Global Stocks Mixed in Cautious Reaction to North Korea Summit, U.S. Tariff Move

The Street

President Donald Trump’s plans to meet North Korea’s Kim Jong-Un has boosted markets in Asia, but concerns over a potential trade war following last night’s decision on steel tariffs has investors in a cautious mood ahead of today’s February jobs report.

Global stocks edged higher Friday as investors reacted to news of a potential summit between the U.S. and North Korea that could significantly reduced tensions in the Asia region, but trading was cautious following President Donald Trump’s formalising of trade tariffs and ahead of the Labor Department’s February jobs report.

Early indications from Wall Street futures suggest a neutral start to the trading day, however, although much will change when the jobs report is released at 8:30 am Eastern Time. Contracts tied to the Dow Jones Industrial Average were marked 15 points higher from its Thursday close and those linked to the broader S&P 500 trading 0.25 points, or 0.01%, to the upside.

Trump’s unprecedented meeting with Kim Jong Un, brokered by South Korean President Moon Jae-in, could accelerate North Korea’s intention to give up its nuclear weapons in face of harsh economic sanctions and remove the region’s key geo-political risk if the summit proves successful.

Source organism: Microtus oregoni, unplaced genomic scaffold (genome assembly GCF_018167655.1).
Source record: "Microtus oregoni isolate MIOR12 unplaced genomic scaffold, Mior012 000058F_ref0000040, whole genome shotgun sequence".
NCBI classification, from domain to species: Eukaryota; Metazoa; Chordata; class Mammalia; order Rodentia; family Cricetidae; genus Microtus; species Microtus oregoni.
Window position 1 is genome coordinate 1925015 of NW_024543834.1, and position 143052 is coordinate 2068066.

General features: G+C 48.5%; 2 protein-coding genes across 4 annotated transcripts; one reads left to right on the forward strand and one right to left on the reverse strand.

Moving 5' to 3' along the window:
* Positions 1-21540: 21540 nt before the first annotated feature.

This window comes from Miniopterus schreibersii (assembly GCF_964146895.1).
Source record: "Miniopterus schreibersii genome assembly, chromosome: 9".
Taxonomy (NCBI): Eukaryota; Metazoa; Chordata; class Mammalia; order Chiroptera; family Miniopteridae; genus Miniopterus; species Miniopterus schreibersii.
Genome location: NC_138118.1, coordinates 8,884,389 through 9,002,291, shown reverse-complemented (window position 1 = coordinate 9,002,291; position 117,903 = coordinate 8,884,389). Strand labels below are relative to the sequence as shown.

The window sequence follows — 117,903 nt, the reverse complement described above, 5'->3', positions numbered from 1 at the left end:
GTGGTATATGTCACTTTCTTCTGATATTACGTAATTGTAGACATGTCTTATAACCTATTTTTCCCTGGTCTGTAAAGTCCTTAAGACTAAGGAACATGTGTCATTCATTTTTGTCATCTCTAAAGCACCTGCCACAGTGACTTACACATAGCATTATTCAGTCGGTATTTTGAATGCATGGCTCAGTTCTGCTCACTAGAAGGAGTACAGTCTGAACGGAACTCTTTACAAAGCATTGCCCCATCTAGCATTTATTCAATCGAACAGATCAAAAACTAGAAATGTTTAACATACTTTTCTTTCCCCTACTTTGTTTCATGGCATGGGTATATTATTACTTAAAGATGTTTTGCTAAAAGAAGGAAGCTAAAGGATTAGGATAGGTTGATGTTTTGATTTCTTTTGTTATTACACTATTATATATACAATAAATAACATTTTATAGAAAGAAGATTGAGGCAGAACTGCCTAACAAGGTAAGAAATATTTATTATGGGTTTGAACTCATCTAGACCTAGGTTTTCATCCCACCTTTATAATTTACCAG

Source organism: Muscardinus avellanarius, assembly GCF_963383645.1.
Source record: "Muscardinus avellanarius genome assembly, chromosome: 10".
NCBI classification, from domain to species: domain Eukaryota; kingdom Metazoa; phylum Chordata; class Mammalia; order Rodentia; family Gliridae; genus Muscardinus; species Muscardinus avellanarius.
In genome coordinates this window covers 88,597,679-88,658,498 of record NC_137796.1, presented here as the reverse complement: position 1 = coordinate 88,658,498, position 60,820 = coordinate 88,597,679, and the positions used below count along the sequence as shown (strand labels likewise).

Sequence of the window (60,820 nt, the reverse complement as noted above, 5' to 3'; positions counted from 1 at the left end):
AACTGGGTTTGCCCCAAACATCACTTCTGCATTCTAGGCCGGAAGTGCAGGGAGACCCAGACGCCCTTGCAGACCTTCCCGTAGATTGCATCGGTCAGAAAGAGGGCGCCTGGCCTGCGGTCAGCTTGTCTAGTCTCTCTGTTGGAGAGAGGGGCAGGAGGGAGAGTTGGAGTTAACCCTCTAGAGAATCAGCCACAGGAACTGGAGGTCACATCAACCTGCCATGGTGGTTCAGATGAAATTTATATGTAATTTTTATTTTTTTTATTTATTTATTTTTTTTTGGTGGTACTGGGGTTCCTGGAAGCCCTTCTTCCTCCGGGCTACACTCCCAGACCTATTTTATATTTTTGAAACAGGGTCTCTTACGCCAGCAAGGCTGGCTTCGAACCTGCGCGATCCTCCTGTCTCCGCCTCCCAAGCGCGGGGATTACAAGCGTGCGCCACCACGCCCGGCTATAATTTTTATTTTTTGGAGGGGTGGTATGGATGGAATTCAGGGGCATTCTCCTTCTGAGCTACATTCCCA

“President Trump greatly appreciates the nice words of the South Korean delegation and President Moon,” the White House said in a statement. “He will accept the invitation to meet with Kim Jong Un at a place and time to be determined. We look forward to the denuclearization of North Korea. In the meantime, all sanctions and maximum pressure must remain.”

The detente helped lift the MSCI Asia ex-Japan index 0.6% into the close of trading, while Japan’s Nikkei 225 advanced 0.47%, as investors balanced the prospects of the meeting against Trump’s decision last night to formalise stiff tariffs on steel and aluminium imports from most of it trading partners.

However, Trump’s move on trade increased investor concern of reciprocation from officials in Europe and Asia, both of which have warned they would react in kind if Trump were to stick to his plans for a 25% tariff on imported steel and a 10% levy on non-American aluminium.

That’s kept European markets in a cautious mood this morning, with the Stoxx 600 benchmark rising 0.02% to 376.70 points ahead of today’s February non-farm payroll report from the United States, which is expected to show employers created 200,000 jobs in the world’s biggest economy and boosted hourly wages by 0.2%.

The figures could prove crucial to the Federal Reserve’s plans to raise interest rates this year, with a faster-than-expected reading wages potentially changing the market’s anticipation from three increases to four between now and the end of the year.

Global oil prices were also supported by news of the talks, with Brent crude futures for May delivery marked 20 cents higher from their Thursday close in New York to $63.81 per barrel while WTI contracts for April gained 12 cents a barrel to $60.24.

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